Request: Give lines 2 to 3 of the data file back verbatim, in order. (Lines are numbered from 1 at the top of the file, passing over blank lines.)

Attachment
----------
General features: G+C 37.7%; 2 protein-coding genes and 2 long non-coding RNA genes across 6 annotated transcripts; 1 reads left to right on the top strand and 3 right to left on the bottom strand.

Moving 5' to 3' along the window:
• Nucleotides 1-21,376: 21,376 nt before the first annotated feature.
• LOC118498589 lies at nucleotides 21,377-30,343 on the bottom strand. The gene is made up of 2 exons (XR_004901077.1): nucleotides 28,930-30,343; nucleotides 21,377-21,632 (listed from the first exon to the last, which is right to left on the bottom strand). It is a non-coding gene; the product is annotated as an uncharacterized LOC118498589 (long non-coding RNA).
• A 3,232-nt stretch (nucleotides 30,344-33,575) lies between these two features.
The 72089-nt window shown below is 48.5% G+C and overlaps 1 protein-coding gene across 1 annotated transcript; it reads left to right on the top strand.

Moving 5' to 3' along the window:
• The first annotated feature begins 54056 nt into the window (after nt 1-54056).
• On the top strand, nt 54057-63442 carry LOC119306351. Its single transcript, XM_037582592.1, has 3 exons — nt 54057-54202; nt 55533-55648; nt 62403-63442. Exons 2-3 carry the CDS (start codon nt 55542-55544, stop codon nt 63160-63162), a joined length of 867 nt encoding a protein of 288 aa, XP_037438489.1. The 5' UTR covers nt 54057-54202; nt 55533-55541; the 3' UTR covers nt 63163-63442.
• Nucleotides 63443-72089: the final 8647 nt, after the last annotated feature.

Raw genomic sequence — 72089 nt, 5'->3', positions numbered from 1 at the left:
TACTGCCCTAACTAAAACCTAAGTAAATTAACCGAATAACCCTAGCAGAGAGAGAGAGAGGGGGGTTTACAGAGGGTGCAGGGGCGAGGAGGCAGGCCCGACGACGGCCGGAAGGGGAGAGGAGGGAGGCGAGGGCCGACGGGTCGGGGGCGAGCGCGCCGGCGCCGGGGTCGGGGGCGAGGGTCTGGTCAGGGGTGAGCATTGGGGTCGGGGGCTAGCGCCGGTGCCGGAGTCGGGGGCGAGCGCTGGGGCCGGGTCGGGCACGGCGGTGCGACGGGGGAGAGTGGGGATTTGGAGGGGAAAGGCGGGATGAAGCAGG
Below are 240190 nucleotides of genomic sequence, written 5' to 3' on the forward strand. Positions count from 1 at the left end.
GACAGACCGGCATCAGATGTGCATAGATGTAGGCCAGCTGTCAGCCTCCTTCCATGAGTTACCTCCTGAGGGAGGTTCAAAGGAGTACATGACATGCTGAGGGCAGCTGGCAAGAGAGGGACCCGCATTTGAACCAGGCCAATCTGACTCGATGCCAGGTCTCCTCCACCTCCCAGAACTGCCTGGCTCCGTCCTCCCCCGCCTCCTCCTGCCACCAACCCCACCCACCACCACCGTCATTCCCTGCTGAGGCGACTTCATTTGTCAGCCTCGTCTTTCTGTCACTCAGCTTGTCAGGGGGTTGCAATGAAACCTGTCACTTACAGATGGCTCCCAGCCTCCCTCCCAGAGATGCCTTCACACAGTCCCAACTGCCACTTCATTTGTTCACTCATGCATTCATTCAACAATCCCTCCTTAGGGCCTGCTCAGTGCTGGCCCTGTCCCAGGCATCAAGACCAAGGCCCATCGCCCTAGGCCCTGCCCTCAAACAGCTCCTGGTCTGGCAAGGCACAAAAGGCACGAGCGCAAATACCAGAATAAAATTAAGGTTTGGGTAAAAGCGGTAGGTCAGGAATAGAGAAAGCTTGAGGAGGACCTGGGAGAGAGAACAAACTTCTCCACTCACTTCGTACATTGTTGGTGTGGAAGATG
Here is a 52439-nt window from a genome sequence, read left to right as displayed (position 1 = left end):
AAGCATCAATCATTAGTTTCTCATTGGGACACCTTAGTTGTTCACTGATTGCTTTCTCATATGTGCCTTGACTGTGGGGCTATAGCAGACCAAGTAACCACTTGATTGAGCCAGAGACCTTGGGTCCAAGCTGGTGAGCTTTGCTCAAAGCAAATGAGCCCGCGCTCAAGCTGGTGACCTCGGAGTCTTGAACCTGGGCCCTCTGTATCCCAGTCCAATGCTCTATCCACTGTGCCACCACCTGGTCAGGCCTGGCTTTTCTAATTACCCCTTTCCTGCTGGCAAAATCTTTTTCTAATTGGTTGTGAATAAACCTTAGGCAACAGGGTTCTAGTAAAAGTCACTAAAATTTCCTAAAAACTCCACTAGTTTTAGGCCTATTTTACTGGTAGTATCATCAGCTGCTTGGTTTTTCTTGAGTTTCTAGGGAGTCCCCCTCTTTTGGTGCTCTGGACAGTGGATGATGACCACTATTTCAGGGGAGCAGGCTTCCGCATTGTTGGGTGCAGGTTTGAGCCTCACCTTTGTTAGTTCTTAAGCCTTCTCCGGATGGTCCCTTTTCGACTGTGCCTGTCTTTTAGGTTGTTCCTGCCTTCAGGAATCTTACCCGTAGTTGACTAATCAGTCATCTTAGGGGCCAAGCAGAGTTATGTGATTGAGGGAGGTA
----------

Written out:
Moving 5' to 3' along the window:
• Nucleotides 1-21,376: 21,376 nt before the first annotated feature.